It wasn't the type of homecoming California-Santa Barbara men's basketball coach was expecting, but the results were certainly favorable as the Gauchos defeated University of Louisiana IN Lafayette on December 29, 2019 85-77.
"It was great being able to play before family members," said Pasternack, who was born in Ferriday before his family moved to New Orleans when he was a young child. "It's always nice coming back home."
The win came despite spending nearly 14 hours in airplanes, buses and airports, resulting in a 1:30 a.m. arrival at its hotel in New Orleans.
The Gauchos were supposed to be on an 11:30 flight from Santa Barbara to Dallas and then a connecting flight to Lafyette on Saturday, but things didn't go as planned. After a long delay due to severe weather in Dallas, the team boarded its flight, but after sitting on the plane for about half an hour, everyone was asked to disembark and, ultimately, the flight was cancelled.
UCSB's staff scrambled to make other arrangements and finally settled on a late-afternoon bus trip to Los Angeles International Airport and a 7:30 p.m flight from there to New Orleans, which landed at nearly 1:00 a.m. The team finally arrived at its hotel at 1:30 a.m. and got to bed, in preparation for the two-and-a-half hour drive from New Orleans to Lafayette on Sunday.
"We could have flown to Italy," Pasternack joked.
UC Santa Barbara settled in after an up-and-down first half to post an 85-77 win at Louisiana-Lafayette on Sunday.
The Gauchos led the Ragin' Cajuns 32-31 at halftime, but until scoring 40 points in the final 12:44, transforming a 45-45 tie into the 85-77 win, they didn't seem to be hitting on all cylinders.
UCSB finished with 53 points in the second half, making 17-of-24 (70.8%) field goals overall, 4-of-10 (40.0%) from three-point distance and 15-of-18 (83.3%) from the free throw line.
"We scored 53 of our 85 points in the second half and we did it in a lot of different ways," Pasternack said. "Playing on the road is always difficult, but you can only control what you do. You can't control the other team, the fans or the officials, so to come on the road and close out a game like that is very good."
Since that game, the Gauchos have won two of three games, falling to Long Beach 55-52 Saturday night. The Gauchos (12-5, 1-1) had their six game winning streak snapped.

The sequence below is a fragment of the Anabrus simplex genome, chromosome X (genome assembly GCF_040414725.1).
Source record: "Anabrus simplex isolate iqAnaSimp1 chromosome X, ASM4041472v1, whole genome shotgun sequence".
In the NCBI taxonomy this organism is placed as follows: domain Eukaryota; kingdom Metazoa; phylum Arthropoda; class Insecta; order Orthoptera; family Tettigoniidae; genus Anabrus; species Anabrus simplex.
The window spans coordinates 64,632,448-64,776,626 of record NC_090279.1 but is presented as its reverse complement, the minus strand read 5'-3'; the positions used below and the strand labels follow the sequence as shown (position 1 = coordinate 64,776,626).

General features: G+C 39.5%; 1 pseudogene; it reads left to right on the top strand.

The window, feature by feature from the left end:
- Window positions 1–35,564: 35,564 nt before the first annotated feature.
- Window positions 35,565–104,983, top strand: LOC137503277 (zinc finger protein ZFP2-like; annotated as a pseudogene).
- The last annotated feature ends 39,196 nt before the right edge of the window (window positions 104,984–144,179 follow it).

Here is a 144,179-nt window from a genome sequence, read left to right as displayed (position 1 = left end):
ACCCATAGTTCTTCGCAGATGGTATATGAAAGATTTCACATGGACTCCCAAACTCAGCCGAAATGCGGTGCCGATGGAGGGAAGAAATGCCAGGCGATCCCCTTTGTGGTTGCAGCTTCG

"We've had to deal with some injuries," Pasternack said. "But I have been pleased with our play for the most part."
Last year, the Gauchos went 22-10 overall and 10-6 in the Big West Conference, good for second-place. They advanced to the semifinals of the Big West Tournament for the second consecutive season.
Pasternack's first season as the head basketball coach at UC Santa Barbara was nothing short of remarkable.
In his first campaign at the helm, Pasternack's Gauchos tied a school record for wins with 23 and equaled the NCAA's largest increase in regular season victories from one season to the next, going from six wins in 2016-17 to 23 in 2017-18, a leap of 17. In addition to their 23-9 overall record, they narrowly missed winning the Big West Conference's regular season title with an 11-5 league mark. UCSB also became just the third Big West school to go from single-digit wins one season to 20 or more the next. Finally, the program went 12-2 at home equaling the best Thunderdome record in school history and it won a school record 11-straight home games to open a season.
Overall, in his first two years at the helm of the UCSB program, Pasternack has recorded a 45-19 record for a winning percentage of .703, the best in school history.
Pasternack, who played basketball at Country Day in Metairie got his start in college basketball as a four-year manager under Bob Knight at Indiana University, where he broke down film and assisted in scouting opponents. He graduated from IU in 1999 with a degree in marketing.
Pasternack played four years of varsity basketball at Metairie Park Country Day School in New Orleans. He and his wife, Lindsay, have a son, Joe IV, and a daughter, Lilly.
Pasternack said he doesn't look at previous seasons as motivation for his current teams.
"Each year each team is different," Pasternack said. "You have different players and have to adjust to their style."
Adjusting and competing is something Pasternack has done very well.